In its policy recommendations, the board advised the company to apply those two ideas moving forward. “While the same rules should apply to all users, context matters when assessing the probability and imminence of harm,” it wrote. This echoes the advice of many outside organizations, from human rights groups like Witness to the libertarian Cato Institute, that submitted comments urging Facebook to stop giving powerful public figures special privileges. “If a speaker’s status as a government official or celebrity makes their every utterance newsworthy, the newsworthiness exception serves as a formalization of Donald Trump’s claim that ‘when you’re a star, they let you do it,’” wrote Will Duffield, a policy analyst at the Cato Institute.
While Facebook must honor the board’s instructions on Trump’s account, it is not obligated to follow its policy suggestions. Whether it does or not may ultimately be more consequential than how it disposes of the Trump question.
“What the board says about the treatment of public figures and politicians more generally, and especially around the world, is only a recommendation to Facebook,” said Evelyn Douek, a doctoral student at Harvard Law School who studies platform moderation, on Tuesday. “I suspect no one will pay attention because everyone is so focused on Trump. He is the black hole into which all our attention gets sucked. But to me, that’s the far more interesting question and has global ramifications.”
As for Trump, the world will have to wait for an answer: The Oversight Board has given Facebook six long months to decide what to do. It’s possible that the final decision won’t matter terribly either way. Deplatforming Trump has been strikingly effective at pushing him out of the national dialog—one January analysis found a 73 percent drop in online misinformation about election fraud following the ban—but the reason for that is much less about Facebook than about Twitter, which has already indicated that it won’t let Trump back on. Twitter was always Trump’s true home on social media, because it gave him something any politician craves: media attention. Trump’s bizarre Twitter use—lobbing personal insults, winkingly amplifying conspiracy theories, announcing administration personnel changes, threatening foreign leaders—was irresistible to journalists, who make up a wildly disproportionate share of heavy Twitter users. It helped him hijack the media attention span in a way that is hard to picture happening via other platforms.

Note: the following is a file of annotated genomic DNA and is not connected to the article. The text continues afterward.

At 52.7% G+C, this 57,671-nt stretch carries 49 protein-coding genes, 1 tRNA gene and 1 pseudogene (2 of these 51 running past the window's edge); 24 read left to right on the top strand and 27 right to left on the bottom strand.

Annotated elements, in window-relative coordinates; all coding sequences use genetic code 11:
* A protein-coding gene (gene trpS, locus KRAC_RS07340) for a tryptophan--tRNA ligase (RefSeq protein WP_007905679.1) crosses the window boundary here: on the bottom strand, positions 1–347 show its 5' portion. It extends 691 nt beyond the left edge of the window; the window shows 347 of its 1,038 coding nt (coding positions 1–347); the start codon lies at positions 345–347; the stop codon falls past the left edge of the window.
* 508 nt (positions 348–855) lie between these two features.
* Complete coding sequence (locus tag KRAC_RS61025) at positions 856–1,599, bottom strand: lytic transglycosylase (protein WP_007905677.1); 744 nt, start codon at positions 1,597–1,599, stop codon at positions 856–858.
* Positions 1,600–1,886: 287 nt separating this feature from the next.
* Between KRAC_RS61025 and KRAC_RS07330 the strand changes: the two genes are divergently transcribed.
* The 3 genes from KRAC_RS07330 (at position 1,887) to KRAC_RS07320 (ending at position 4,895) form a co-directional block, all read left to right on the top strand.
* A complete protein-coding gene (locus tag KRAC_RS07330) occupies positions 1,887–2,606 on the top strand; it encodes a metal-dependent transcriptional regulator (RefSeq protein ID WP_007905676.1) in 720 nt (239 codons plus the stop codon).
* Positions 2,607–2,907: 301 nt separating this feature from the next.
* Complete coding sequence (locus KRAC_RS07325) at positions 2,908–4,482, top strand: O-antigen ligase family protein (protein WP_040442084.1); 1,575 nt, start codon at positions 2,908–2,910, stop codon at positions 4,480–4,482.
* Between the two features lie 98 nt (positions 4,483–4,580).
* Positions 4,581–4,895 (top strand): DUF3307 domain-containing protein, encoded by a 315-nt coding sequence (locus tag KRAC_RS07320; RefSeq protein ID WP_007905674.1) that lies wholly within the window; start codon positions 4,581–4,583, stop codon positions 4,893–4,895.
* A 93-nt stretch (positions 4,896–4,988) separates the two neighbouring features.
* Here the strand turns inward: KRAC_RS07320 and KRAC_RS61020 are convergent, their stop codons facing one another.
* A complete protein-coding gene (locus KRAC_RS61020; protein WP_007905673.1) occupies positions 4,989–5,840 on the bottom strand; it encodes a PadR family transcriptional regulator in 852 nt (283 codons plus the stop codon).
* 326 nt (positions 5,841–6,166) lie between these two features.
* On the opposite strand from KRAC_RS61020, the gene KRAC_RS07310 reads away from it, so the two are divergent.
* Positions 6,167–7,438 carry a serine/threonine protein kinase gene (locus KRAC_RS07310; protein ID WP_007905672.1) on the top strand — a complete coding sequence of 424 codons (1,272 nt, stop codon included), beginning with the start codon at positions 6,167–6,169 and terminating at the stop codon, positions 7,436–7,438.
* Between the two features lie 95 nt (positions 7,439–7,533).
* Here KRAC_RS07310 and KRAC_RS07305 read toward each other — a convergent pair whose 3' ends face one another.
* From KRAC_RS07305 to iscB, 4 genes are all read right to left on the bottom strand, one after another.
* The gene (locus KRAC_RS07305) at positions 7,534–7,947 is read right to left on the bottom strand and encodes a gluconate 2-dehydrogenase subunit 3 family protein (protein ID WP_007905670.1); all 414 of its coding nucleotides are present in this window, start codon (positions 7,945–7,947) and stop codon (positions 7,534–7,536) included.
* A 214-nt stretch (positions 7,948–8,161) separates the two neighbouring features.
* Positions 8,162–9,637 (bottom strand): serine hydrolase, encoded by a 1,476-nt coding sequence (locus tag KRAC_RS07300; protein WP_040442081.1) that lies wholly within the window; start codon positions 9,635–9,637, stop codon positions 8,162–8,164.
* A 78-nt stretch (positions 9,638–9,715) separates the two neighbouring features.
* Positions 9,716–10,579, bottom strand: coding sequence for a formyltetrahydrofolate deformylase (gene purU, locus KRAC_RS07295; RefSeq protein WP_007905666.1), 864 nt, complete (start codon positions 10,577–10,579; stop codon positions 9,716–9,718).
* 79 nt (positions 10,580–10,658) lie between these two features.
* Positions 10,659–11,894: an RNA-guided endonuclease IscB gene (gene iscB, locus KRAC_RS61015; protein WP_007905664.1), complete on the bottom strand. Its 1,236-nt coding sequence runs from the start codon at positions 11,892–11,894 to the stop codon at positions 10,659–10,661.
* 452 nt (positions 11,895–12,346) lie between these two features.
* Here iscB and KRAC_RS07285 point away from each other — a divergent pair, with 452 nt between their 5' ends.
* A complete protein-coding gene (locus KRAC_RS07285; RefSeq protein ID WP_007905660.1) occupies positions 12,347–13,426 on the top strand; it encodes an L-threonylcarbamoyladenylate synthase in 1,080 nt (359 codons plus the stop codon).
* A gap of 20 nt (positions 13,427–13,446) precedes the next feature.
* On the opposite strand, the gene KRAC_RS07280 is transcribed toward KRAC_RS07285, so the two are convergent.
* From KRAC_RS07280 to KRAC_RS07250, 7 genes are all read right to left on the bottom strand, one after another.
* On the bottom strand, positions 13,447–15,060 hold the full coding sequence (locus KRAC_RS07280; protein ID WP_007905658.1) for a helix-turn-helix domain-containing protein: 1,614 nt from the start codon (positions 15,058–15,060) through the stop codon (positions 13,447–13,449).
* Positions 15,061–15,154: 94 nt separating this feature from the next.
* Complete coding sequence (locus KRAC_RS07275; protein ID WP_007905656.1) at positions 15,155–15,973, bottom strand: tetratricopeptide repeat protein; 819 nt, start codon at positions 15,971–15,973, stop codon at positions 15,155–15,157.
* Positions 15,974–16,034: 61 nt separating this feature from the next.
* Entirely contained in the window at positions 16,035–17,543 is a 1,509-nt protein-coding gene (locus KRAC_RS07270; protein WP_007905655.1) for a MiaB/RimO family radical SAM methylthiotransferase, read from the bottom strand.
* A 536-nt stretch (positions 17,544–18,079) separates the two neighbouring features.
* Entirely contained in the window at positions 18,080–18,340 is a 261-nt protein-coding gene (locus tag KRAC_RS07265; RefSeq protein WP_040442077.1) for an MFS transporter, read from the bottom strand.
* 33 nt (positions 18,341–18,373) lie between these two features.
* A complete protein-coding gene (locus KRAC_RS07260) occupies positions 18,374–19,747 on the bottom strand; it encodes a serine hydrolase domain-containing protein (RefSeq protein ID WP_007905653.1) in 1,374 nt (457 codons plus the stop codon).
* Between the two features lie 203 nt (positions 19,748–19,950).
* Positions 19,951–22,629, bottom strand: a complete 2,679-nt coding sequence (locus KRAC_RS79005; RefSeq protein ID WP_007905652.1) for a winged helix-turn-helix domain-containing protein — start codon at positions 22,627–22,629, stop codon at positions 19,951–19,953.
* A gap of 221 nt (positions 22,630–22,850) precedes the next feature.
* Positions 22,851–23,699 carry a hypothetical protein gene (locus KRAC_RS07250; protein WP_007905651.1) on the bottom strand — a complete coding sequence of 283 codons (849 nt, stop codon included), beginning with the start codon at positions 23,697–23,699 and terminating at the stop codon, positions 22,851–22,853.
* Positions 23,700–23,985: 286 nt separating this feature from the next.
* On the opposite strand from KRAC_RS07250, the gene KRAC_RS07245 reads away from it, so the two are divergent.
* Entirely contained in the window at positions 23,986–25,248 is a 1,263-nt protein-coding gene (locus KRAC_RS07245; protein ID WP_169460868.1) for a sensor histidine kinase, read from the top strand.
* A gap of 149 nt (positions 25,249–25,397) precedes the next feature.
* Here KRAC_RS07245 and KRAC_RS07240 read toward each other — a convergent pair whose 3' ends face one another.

Not that he won’t try. This week, Trump launched “From the Desk of Donald Trump,” a new platform for the president to blast his unmediated thoughts into the world. Picture Twitter, but Trump’s is the only account on it. (So far, at least.) You might call it … a blog.
The biggest obstacle Trump faces to reaching his previous levels of zeitgeist penetration: He is no longer president. During his administration, the inevitably of a Trump tweet was such that cable news channels built templates to be able to quickly swap in the latest missive and do a segment on it. They could build those templates for Trump’s blog posts, but they probably won’t, because he is no longer the most powerful man in the world. (That might change if he runs for office again in 2024, but let’s take things one day at a time.)
Regardless of Facebook’s final decision, the fact that the Oversight Board upheld even a temporary ban on a head of state should send a message to other leaders, both in the US and around the world.
“It’s also possible that it incentivizes those politicians to be more careful with what they post on Facebook, if they know that they might lose their accounts—and permanently—because their accounts are important to them and important for reaching their constituents,” Douek said.
“It kind of says politicians’ accounts are fair game.”